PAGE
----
The research surveys of ICSSR set the agenda for scholarship but leave vital gaps unfilled
These volumes contain reviews of political science research for researchers, a periodic exercise sponsored by the ICSSR to map the output and thrust of recent research by both Indian and foreign scholars in different fields of social science in India, laying out the state of art and pointing to promising new areas for research exploration. These volumes are clearly not intended for the general reader but offer guidance for what might be a useful research agenda for the next round of academic scholarship.
This is a valuable service in directing research towards newer areas of inquiry since the ICSSR itself was only established in 1967. This moved the locus of social science research from the Planning Commission to a more autonomous body of academics and widened its focus to include things like policy research, gender studies, security issues and international relations. The overhang of western scholarship and ideas on India also began to diminish in consequence.
Nowhere was this more striking than in looking at democracy as more than a western construct as Achin Vanaik notes. The West, and some in India, scoffed at the very idea. Yet Indian democracy, embracing an extraordinary diversity, is despite its many flaws a wonder that has influenced as many people around the world as has the Westminster model or Lincoln and Jefferson. Again, ideas of the state and nation and the practice of diplomacy do not stem exclusively from western thought. K.P.S. Menon, India’s first Foreign Secretary, recalled Krishna’s words in the Mahabharata, “I shall go to the court of the Kauravas to present your case in the best light and try to get them to accept your demands; but if my efforts fail and war becomes inevitable, we shall show the world that we are right …. ”.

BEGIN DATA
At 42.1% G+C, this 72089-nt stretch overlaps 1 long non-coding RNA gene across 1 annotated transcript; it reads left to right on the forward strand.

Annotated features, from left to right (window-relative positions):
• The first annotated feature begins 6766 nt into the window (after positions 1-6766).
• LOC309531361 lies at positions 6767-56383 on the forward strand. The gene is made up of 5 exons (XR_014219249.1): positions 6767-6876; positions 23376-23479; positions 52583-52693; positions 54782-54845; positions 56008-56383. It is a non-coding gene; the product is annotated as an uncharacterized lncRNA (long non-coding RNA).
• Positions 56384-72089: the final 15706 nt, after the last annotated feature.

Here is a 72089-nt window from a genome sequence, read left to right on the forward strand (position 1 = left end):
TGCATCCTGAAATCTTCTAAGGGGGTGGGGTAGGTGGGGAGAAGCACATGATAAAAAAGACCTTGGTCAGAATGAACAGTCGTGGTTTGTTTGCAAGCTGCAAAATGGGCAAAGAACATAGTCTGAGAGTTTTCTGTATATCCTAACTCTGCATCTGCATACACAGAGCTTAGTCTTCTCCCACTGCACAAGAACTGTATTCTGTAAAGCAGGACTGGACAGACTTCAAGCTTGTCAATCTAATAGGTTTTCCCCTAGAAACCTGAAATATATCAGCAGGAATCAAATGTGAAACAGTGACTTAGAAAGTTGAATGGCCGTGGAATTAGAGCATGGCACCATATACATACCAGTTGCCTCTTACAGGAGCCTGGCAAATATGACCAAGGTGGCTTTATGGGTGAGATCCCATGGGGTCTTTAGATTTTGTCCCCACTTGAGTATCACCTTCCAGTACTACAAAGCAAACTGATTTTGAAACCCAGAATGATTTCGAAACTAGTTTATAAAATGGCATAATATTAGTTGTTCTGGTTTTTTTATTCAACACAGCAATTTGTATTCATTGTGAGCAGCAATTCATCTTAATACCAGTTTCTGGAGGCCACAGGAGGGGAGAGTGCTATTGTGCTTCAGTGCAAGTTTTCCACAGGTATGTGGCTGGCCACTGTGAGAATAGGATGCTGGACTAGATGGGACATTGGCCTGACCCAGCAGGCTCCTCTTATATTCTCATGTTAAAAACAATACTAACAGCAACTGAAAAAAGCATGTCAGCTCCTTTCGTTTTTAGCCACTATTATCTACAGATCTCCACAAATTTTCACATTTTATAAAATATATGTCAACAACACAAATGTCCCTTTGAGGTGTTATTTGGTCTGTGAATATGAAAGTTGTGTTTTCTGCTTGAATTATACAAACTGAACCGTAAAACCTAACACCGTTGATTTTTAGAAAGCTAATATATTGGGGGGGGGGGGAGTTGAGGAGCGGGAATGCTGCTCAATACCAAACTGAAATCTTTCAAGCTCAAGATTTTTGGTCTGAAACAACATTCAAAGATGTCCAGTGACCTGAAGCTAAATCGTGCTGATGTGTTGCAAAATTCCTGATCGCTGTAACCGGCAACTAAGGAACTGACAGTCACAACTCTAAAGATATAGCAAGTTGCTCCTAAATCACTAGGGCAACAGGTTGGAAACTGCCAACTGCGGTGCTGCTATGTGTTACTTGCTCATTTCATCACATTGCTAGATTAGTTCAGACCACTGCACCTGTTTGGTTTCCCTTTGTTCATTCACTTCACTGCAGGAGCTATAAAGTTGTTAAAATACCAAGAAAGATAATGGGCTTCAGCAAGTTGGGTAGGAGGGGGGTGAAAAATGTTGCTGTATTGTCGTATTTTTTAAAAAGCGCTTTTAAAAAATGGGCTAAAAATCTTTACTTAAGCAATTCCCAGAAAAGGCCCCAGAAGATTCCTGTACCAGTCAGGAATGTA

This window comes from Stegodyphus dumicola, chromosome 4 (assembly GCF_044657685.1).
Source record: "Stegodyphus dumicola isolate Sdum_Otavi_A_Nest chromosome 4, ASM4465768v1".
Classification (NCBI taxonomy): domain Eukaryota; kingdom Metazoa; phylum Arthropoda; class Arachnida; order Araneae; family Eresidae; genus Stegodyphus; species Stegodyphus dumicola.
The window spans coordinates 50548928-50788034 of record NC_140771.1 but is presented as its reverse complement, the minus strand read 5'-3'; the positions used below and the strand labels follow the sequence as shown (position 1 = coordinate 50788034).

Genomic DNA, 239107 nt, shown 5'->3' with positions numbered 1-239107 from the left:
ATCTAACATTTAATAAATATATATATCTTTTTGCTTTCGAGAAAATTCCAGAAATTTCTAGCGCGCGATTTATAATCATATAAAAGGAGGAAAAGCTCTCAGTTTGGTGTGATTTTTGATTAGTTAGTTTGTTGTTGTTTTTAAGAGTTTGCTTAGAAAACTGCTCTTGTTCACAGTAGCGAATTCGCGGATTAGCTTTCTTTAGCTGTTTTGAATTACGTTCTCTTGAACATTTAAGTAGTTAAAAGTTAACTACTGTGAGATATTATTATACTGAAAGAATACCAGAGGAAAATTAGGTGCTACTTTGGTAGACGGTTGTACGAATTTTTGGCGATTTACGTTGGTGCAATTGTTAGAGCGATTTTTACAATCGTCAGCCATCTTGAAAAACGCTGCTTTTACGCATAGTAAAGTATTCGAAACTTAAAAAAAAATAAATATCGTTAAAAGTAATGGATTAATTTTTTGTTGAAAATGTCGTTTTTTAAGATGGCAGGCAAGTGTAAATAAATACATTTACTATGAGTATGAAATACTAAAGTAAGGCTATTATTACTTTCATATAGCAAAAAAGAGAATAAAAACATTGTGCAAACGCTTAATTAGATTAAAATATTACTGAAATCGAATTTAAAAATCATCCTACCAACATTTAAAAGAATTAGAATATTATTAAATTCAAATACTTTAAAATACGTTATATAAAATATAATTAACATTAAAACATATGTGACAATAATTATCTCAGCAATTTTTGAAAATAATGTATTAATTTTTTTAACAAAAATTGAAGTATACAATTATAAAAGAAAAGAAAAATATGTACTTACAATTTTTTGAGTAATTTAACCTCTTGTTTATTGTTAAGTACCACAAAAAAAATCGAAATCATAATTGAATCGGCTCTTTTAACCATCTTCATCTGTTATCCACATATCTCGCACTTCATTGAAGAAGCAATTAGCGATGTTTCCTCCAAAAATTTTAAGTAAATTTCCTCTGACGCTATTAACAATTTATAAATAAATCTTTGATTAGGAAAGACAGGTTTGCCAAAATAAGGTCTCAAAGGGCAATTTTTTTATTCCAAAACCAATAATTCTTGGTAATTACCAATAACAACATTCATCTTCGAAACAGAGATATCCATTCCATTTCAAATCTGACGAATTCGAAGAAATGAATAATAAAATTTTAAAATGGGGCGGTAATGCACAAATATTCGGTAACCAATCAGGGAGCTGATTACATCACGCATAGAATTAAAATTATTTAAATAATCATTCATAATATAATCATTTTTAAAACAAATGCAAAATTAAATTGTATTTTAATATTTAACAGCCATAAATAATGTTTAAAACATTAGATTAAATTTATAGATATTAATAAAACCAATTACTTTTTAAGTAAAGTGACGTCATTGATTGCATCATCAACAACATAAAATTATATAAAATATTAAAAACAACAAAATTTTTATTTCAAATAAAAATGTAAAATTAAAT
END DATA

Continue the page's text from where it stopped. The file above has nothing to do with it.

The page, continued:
The volumes cover a wide range of subjects but touch on certain facets rather lightly if at all. No fault of the authors this, but rather the stark fact that some seminal areas of vital interest have been barely touched upon by Indian scholarship, let alone decision makers, parliamentarians and the media. Some examples would be in order.
Mounting concerns over the fragmentation inherent in coalitional, regional and identity politics need to be seen in the context of the continuing empowerment of hitherto marginalised, suppressed, silent and disparate under-mass which is forming its own pressure groups and alliances to assert long-denied rights and identities, especially in the Northeast. India is truly a commonwealth of many actual or embryonic nation-states or a so termed states-nation which remains a work in progress. This explains the demand for new or smaller states, such as Telangana, better to match local aspirations with good governance. But there are limits to this process on a number of grounds, including security and strategic considerations in some cases. The movement from representative to participative government has seen the rise of NGOs, protest movements, civil society and the social media as organising principles. Add to this market factors, the rise of a powerful corporate sector, both national and trans-national, and increasing globalisation with the on-going communications revolution.